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A Critical Action Research Reader


Edited By Patricia H. Hinchey

Since its inception, action research has been the subject of confusion and controversy. Can something be research if it doesn’t «prove» anything? Can something be action research if it’s a project run by an expert who does not consider participants co-researchers? Questions multiply when the general term is limited to critical action research. What makes critical action research different from action research generally?
Can the action research project of a classroom teacher intended to raise standardized test scores properly be considered critical? Is there a role for advocacy in any enterprise calling itself research? If critical action research is distinct from traditional empirical research, then what formats make sense for sharing results? This highly diverse collection of previously unpublished and published works offers a sampling of opinions on key theoretical and methodological questions, complemented by a wide range of critical action research reports illustrating what various theories look like in practice. The book provides a sketch of the topography of critical action research terrain and illuminates some diverse paths through it.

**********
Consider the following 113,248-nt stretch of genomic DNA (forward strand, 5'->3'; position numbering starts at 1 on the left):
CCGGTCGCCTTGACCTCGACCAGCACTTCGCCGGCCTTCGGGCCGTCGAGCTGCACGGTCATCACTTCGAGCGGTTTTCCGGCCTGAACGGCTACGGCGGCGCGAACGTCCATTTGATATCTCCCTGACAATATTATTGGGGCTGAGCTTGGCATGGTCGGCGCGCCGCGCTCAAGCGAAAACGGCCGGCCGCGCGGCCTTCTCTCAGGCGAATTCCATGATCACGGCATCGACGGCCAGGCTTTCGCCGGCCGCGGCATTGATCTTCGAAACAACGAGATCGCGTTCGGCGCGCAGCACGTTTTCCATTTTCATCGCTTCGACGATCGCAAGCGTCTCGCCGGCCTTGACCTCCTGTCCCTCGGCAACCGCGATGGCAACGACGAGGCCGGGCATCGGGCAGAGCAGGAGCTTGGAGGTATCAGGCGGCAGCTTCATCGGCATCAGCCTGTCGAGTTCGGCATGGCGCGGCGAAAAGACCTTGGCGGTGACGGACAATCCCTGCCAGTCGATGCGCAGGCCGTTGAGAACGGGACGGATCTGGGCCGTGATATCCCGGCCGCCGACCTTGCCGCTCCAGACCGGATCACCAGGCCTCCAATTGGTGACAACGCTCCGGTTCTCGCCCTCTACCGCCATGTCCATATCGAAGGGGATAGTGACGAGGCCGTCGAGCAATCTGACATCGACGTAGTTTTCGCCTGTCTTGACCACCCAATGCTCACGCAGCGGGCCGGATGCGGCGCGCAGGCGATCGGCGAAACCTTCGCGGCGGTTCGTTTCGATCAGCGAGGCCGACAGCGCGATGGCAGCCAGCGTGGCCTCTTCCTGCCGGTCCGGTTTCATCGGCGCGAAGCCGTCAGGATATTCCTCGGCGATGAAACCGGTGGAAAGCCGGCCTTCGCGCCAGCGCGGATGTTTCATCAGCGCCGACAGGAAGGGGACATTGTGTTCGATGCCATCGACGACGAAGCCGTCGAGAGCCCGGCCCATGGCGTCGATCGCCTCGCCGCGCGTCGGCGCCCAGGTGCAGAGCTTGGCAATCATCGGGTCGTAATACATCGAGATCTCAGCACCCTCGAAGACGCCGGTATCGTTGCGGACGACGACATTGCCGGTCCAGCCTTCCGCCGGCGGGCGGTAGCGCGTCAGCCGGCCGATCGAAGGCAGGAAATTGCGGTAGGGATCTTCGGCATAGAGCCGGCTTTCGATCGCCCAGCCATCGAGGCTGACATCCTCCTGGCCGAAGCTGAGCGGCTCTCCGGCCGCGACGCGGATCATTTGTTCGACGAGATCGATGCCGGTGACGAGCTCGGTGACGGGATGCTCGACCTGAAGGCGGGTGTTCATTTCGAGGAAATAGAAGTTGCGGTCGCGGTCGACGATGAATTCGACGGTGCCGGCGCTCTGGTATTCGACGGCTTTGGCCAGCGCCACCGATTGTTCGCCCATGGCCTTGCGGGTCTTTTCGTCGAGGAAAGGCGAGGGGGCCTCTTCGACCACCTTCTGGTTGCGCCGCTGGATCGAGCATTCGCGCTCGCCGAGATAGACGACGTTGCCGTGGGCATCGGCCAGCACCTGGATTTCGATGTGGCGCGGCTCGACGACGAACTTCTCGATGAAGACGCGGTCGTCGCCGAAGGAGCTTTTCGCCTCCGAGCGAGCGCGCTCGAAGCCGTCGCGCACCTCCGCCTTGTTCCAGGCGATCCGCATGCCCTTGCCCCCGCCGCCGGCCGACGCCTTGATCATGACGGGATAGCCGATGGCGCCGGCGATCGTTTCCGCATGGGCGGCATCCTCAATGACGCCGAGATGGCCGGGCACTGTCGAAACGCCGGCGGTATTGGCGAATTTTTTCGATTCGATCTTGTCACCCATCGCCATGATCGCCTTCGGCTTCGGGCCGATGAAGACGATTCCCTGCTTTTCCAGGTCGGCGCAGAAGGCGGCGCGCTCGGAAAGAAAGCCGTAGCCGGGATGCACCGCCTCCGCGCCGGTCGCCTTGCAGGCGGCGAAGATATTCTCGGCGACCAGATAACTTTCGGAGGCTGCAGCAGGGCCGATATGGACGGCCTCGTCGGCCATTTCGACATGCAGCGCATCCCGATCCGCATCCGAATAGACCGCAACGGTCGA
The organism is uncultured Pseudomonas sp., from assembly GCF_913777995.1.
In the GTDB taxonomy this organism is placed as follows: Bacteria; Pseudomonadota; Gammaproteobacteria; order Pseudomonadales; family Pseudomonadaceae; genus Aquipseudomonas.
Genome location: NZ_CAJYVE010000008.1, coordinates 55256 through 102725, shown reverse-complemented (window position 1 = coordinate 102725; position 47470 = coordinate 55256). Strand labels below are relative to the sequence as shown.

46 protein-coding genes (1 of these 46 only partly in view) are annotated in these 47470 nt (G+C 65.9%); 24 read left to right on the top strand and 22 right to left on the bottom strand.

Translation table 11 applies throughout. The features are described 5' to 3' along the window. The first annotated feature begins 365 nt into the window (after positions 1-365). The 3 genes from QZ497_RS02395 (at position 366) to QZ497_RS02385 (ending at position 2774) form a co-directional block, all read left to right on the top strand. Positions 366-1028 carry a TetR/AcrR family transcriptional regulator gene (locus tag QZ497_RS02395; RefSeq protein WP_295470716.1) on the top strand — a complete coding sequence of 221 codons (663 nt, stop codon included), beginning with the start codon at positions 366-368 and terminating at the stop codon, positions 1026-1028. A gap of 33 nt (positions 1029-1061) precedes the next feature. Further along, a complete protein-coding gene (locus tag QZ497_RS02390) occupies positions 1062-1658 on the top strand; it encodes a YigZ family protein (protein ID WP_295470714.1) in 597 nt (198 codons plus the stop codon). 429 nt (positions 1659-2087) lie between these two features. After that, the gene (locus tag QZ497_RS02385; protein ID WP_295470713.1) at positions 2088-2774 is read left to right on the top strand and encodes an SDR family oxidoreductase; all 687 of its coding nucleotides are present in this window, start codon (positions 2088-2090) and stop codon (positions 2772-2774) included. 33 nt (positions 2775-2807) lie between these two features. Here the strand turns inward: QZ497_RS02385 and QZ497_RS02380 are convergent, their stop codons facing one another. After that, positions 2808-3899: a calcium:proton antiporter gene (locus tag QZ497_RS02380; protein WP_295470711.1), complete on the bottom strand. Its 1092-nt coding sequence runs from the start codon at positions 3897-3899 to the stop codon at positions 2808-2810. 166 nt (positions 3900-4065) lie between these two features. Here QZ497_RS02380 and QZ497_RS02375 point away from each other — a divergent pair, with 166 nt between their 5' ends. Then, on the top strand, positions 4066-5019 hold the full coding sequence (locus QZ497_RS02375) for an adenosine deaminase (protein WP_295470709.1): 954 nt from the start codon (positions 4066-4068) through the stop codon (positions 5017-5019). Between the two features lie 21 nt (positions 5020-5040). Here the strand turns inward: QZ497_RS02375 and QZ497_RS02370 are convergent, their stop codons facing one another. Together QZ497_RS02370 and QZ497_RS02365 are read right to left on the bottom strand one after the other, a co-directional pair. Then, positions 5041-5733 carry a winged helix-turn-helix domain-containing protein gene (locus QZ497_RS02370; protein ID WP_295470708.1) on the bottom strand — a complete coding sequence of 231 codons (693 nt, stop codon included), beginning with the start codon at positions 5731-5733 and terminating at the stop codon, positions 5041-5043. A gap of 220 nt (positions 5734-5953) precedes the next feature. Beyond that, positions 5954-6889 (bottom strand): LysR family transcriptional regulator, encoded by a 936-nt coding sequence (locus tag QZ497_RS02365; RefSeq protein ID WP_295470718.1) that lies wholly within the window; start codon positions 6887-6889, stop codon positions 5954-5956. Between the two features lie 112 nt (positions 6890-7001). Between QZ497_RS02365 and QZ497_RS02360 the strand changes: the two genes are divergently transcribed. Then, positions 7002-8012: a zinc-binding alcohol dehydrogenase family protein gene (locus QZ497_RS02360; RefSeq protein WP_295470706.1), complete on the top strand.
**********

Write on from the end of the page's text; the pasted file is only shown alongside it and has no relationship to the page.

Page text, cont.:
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Part 1. Toward an Understanding of Critical Action Research Chapter 1: Reprinted from Boog, B. W. M. (2003). The emancipatory character of action research, its history and the present state of the art. Journal of Community & Applied Social Psychology, 13(6), 426–438. Chapter 2: Reprinted from Cannella, G. S. & Lincoln, Y. S. (2012). Deploying qualitative methods for critical social purposes. In S. R. Steinberg & G. S. Cannella (Eds.), Critical qualitative research reader (pp. 104–113). New York: Peter Lang. Chapter 3: Reprinted from Kinsler, K. (2010). The utility of educational action research for emancipa- tory change. Action Research, 8(2), 171–189. doi: 10.1177/1476750309351357 Chapter 4: Reprinted from Brennan, M. & Noffke, S. (2001). Uses of data in action research. In T. R. Carson & D. J. Sumara (Eds.), Action research as a living practice (23–43). New York: Peter Lang. Chapter 5: Reprinted from Shields, C. M. (2012). Critical advocacy research: An approach whose time has come. In S. R. Steinberg & G. S. Cannella (Eds.), Critical qualitative research reader (pp. 2–13). New York: Peter Lang. Part 2. Critical Teacher Research in Urban Contexts Chapter 7: Reprinted from Esposito, E., & Evans-Winters, V. (2007). Contextualizing critical action research: Lessons from urban educators. Educational Action Research, 15(2), 221–237. Part 3. Participatory Action Research (PAR) Chapter 13: Reprinted from Cahill, Caitlin. (2007). Doing Research with Young People: Participa- tory Research and the Rituals of Collective Work. Children’s Geographies, 5(3), 297–312. doi: 10.1080/14733280701445895 x Acknowledgments Chapter 14: Reprinted from Fox,...

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